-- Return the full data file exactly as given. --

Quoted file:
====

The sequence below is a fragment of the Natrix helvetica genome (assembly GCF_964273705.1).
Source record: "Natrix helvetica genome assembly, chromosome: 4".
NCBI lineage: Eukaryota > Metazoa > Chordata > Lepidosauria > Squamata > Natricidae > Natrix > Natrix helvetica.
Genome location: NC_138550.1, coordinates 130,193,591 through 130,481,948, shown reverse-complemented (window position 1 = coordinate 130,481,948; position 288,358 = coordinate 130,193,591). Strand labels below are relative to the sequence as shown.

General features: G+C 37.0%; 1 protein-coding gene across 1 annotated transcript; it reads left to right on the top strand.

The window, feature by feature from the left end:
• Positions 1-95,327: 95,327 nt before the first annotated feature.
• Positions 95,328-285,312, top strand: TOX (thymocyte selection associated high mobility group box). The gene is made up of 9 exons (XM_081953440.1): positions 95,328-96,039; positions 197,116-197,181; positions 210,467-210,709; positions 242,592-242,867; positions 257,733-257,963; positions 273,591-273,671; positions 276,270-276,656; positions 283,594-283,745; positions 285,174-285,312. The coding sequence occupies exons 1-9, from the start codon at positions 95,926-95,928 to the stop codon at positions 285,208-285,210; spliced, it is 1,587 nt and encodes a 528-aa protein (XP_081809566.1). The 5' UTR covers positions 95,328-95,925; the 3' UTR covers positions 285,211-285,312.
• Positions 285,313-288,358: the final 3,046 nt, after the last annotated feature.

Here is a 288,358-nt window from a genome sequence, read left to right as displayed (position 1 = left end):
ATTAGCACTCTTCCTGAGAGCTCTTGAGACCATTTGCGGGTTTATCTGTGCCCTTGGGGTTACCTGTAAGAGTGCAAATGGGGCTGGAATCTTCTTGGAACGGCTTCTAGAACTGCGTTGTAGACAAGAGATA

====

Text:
The sequence below is a fragment of the Natrix helvetica genome (assembly GCF_964273705.1).
Source record: "Natrix helvetica genome assembly, chromosome: 4".
NCBI lineage: Eukaryota > Metazoa > Chordata > Lepidosauria > Squamata > Natricidae > Natrix > Natrix helvetica.
Genome location: NC_138550.1, coordinates 130,193,591 through 130,481,948, shown reverse-complemented (window position 1 = coordinate 130,481,948; position 288,358 = coordinate 130,193,591). Strand labels below are relative to the sequence as shown.

General features: G+C 37.0%; 1 protein-coding gene across 1 annotated transcript; it reads left to right on the top strand.

The window, feature by feature from the left end:
• Positions 1-95,327: 95,327 nt before the first annotated feature.
• Positions 95,328-285,312, top strand: TOX (thymocyte selection associated high mobility group box). The gene is made up of 9 exons (XM_081953440.1): positions 95,328-96,039; positions 197,116-197,181; positions 210,467-210,709; positions 242,592-242,867; positions 257,733-257,963; positions 273,591-273,671; positions 276,270-276,656; positions 283,594-283,745; positions 285,174-285,312. The coding sequence occupies exons 1-9, from the start codon at positions 95,926-95,928 to the stop codon at positions 285,208-285,210; spliced, it is 1,587 nt and encodes a 528-aa protein (XP_081809566.1). The 5' UTR covers positions 95,328-95,925; the 3' UTR covers positions 285,211-285,312.
• Positions 285,313-288,358: the final 3,046 nt, after the last annotated feature.

Here is a 288,358-nt window from a genome sequence, read left to right as displayed (position 1 = left end):
ATTAGCACTCTTCCTGAGAGCTCTTGAGACCATTTGCGGGTTTATCTGTGCCCTTGGGGTTACCTGTAAGAGTGCAAATGGGGCTGGAATCTTCTTGGAACGGCTTCTAGAACTGCGTTGTAGACAAGAGATA